Sunday, September 25, 2011


One of our granddaughters just turned thirteen and I watched in awe as a little girl was transformed into young womanhood. Last summer she and her friends played on the beach, built sand castles and watched cartoons. This year they lay on their stomachs reading People magazines, texting and talking. What a difference a year makes! I am so lucky that her parents did a fine job of helping her be ready for the next phase of her life. I can relax knowing that with any luck, the dangerous shoals of adolescence will be successfully navigated.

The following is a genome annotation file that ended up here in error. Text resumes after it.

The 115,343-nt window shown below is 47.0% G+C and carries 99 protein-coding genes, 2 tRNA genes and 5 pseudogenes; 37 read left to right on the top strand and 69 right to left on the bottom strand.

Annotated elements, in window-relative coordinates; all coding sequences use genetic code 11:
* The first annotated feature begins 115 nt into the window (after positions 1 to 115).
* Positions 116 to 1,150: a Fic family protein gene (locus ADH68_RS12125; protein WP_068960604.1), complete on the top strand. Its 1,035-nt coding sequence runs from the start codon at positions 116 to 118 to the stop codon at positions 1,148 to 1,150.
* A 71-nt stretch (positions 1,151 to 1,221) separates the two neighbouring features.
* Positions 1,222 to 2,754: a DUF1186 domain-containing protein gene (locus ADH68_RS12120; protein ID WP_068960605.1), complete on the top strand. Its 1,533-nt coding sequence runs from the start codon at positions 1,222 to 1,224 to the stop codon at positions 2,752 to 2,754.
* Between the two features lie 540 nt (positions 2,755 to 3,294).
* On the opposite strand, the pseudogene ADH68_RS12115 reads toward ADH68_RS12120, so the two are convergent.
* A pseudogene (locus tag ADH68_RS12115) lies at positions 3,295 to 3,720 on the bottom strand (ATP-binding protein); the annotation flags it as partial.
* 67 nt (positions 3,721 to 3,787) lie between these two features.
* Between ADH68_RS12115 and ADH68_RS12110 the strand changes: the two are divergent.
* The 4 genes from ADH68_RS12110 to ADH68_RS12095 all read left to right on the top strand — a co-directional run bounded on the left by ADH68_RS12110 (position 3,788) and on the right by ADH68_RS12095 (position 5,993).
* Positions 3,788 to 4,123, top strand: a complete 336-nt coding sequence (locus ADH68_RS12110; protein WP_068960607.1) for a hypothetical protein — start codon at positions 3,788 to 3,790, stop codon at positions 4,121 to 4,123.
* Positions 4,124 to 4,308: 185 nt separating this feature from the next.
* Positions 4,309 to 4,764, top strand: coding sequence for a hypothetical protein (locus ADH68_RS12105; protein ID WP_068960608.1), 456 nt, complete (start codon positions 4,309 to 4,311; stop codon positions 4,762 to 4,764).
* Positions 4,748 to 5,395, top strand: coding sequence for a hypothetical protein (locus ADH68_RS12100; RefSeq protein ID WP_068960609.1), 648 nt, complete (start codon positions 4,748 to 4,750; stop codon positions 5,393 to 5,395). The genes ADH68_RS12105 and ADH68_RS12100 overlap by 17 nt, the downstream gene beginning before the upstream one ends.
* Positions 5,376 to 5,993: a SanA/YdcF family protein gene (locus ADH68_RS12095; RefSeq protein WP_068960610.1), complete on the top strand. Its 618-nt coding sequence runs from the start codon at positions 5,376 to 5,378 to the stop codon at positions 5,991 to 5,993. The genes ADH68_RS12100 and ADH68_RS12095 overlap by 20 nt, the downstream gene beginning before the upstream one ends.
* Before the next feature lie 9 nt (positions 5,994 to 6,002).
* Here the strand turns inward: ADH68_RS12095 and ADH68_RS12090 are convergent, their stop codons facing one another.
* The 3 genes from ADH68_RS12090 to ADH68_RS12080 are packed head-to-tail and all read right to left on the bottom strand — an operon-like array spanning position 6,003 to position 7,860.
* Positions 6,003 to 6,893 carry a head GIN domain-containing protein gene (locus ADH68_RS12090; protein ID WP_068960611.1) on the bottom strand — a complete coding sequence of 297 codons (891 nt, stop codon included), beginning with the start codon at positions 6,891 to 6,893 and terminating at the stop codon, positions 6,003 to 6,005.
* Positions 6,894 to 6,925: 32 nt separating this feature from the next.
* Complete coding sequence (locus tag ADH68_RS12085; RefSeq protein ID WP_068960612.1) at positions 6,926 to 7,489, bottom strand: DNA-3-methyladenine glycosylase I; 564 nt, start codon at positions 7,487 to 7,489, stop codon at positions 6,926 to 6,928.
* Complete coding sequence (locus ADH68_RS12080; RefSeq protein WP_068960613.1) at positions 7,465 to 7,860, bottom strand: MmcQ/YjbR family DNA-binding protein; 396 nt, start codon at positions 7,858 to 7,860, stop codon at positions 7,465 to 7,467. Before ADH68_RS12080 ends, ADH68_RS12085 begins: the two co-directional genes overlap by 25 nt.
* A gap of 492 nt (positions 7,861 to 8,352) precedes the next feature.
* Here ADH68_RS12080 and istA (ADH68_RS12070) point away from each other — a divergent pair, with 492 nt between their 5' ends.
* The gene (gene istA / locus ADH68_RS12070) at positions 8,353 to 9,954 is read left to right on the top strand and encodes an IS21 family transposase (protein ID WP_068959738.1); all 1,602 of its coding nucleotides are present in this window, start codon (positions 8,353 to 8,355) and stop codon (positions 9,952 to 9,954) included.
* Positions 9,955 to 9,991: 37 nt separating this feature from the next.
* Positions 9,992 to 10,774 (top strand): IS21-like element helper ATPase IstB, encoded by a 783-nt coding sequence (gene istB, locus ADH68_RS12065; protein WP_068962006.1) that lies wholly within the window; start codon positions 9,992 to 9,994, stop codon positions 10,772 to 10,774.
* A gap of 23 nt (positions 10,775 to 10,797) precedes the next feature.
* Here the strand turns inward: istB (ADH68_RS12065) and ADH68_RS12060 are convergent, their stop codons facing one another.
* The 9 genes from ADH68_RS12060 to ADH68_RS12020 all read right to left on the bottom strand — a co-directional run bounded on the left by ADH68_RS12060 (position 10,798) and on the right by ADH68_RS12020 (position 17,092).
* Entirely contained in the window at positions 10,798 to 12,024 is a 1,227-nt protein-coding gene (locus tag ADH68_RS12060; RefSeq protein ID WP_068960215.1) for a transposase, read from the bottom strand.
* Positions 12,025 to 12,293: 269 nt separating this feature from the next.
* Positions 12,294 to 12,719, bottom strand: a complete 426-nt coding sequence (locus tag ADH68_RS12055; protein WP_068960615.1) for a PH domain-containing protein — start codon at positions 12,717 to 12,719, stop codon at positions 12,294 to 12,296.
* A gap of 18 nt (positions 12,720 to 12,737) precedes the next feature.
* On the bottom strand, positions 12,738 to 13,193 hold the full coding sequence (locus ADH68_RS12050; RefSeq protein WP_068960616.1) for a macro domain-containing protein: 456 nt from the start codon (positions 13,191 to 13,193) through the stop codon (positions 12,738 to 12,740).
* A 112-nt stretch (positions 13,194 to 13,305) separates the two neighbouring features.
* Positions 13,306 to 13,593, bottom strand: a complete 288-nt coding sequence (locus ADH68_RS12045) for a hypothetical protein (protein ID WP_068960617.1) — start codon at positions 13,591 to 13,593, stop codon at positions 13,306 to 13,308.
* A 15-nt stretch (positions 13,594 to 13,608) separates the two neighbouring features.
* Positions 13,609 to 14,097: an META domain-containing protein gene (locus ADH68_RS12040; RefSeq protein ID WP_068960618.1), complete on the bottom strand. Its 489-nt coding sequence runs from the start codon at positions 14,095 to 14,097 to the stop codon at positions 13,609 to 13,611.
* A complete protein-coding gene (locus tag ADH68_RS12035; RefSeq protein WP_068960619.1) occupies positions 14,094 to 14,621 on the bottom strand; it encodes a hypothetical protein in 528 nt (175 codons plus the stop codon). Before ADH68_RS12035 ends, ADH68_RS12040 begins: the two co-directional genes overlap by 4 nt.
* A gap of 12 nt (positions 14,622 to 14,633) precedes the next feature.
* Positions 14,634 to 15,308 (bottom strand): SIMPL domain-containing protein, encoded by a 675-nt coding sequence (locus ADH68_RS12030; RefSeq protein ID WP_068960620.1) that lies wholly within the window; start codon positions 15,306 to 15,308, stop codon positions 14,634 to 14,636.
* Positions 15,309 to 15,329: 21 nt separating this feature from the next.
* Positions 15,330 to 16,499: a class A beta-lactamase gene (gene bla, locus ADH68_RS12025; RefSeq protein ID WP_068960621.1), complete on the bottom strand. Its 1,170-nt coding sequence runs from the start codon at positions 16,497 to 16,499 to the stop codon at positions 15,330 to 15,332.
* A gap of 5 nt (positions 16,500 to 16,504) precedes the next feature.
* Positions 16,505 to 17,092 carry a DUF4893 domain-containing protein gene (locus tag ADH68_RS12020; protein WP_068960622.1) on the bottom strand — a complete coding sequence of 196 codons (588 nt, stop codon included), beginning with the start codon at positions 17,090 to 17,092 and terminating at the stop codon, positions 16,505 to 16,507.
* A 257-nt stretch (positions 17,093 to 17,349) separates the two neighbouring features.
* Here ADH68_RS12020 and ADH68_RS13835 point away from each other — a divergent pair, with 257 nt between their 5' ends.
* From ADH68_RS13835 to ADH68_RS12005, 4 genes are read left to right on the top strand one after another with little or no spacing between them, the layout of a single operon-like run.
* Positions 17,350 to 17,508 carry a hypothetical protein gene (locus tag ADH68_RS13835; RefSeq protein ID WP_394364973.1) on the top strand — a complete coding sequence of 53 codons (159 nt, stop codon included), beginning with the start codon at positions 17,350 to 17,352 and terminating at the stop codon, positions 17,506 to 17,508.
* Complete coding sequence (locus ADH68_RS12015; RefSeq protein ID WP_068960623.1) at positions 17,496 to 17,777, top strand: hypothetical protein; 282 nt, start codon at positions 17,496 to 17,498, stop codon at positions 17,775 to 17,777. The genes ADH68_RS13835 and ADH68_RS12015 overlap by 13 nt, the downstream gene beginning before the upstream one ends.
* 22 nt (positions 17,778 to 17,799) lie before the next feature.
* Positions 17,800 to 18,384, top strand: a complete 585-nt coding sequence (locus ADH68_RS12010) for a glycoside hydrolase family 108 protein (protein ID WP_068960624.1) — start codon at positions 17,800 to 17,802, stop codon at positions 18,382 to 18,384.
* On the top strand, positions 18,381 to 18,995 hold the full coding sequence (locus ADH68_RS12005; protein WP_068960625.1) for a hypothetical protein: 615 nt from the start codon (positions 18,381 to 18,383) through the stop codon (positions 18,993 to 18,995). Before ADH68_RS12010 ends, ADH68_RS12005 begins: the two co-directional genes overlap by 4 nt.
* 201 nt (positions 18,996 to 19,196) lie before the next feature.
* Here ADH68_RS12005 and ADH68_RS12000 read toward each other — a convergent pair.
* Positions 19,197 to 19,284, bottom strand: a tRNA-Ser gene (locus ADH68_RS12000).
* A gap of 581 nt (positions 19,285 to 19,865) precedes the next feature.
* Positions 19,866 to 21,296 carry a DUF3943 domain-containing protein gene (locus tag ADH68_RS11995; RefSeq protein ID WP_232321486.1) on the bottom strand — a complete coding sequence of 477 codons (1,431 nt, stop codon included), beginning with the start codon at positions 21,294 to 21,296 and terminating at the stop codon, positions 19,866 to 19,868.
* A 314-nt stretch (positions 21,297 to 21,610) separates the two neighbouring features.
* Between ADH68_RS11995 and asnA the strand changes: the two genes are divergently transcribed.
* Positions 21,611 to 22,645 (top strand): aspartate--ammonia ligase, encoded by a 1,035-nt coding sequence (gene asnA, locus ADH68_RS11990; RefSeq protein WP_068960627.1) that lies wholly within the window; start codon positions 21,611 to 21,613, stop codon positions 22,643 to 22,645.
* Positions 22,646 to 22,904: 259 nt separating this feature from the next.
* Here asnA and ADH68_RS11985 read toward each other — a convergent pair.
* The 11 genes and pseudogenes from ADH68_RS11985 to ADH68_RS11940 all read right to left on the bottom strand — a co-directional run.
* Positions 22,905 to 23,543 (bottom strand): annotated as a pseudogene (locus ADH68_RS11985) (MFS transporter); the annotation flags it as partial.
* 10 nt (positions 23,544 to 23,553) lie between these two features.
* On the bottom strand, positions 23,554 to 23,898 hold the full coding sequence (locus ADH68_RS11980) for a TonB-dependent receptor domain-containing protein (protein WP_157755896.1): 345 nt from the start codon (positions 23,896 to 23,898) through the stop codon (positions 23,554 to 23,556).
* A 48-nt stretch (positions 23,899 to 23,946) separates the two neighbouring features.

I have so many memories of my own teenage years, some of them painful, others helping to determine my future. One anecdote I can relate had to do with dating. My father had a rule that there would be NO dating until his six daughters reached the age of sixteen. Since I did not reach sixteen until December of my junior year, it seemed extremely unfair. As a thirteen-year old freshman I had a crush on a senior basketball star who seemed to feel the same about me. During the entire year our relationship was confined to dancing at school dances to which my father took me and picked me up, seeing each other in the school hallways, and watching "my love" play basketball. On one glorious occasion he came over and handed me his special school hat at a game for all to see. My heart went totally crazy. That night and for many other nights I slept with it under my pillow, the scent of "Old Spice" coloring my dreams.